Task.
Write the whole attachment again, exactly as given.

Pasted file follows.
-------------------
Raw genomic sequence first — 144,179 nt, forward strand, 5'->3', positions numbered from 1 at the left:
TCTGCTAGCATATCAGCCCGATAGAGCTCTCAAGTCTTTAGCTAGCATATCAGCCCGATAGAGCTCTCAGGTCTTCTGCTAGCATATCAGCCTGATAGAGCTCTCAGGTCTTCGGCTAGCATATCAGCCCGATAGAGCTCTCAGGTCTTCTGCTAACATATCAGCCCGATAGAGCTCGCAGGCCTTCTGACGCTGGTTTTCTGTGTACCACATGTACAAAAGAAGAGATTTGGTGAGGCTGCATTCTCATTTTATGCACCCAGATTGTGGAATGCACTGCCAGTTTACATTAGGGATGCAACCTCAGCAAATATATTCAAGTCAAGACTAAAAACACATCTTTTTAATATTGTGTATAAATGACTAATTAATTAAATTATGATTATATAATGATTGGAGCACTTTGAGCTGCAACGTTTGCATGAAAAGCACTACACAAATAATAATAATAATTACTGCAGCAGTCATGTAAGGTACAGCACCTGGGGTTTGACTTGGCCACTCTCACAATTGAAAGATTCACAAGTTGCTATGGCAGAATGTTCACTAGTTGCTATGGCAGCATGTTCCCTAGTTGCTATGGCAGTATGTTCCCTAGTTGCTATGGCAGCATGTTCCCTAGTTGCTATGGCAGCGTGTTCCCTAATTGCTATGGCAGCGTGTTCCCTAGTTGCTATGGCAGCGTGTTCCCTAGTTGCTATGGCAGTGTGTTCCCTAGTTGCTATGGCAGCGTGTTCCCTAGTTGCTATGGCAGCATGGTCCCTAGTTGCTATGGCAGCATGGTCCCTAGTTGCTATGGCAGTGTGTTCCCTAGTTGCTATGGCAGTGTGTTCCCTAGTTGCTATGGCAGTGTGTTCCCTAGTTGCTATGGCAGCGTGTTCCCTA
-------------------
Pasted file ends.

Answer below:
Raw genomic sequence first — 144,179 nt, forward strand, 5'->3', positions numbered from 1 at the left:
TCTGCTAGCATATCAGCCCGATAGAGCTCTCAAGTCTTTAGCTAGCATATCAGCCCGATAGAGCTCTCAGGTCTTCTGCTAGCATATCAGCCTGATAGAGCTCTCAGGTCTTCGGCTAGCATATCAGCCCGATAGAGCTCTCAGGTCTTCTGCTAACATATCAGCCCGATAGAGCTCGCAGGCCTTCTGACGCTGGTTTTCTGTGTACCACATGTACAAAAGAAGAGATTTGGTGAGGCTGCATTCTCATTTTATGCACCCAGATTGTGGAATGCACTGCCAGTTTACATTAGGGATGCAACCTCAGCAAATATATTCAAGTCAAGACTAAAAACACATCTTTTTAATATTGTGTATAAATGACTAATTAATTAAATTATGATTATATAATGATTGGAGCACTTTGAGCTGCAACGTTTGCATGAAAAGCACTACACAAATAATAATAATAATTACTGCAGCAGTCATGTAAGGTACAGCACCTGGGGTTTGACTTGGCCACTCTCACAATTGAAAGATTCACAAGTTGCTATGGCAGAATGTTCACTAGTTGCTATGGCAGCATGTTCCCTAGTTGCTATGGCAGTATGTTCCCTAGTTGCTATGGCAGCATGTTCCCTAGTTGCTATGGCAGCGTGTTCCCTAATTGCTATGGCAGCGTGTTCCCTAGTTGCTATGGCAGCGTGTTCCCTAGTTGCTATGGCAGTGTGTTCCCTAGTTGCTATGGCAGCGTGTTCCCTAGTTGCTATGGCAGCATGGTCCCTAGTTGCTATGGCAGCATGGTCCCTAGTTGCTATGGCAGTGTGTTCCCTAGTTGCTATGGCAGTGTGTTCCCTAGTTGCTATGGCAGTGTGTTCCCTAGTTGCTATGGCAGCGTGTTCCCTA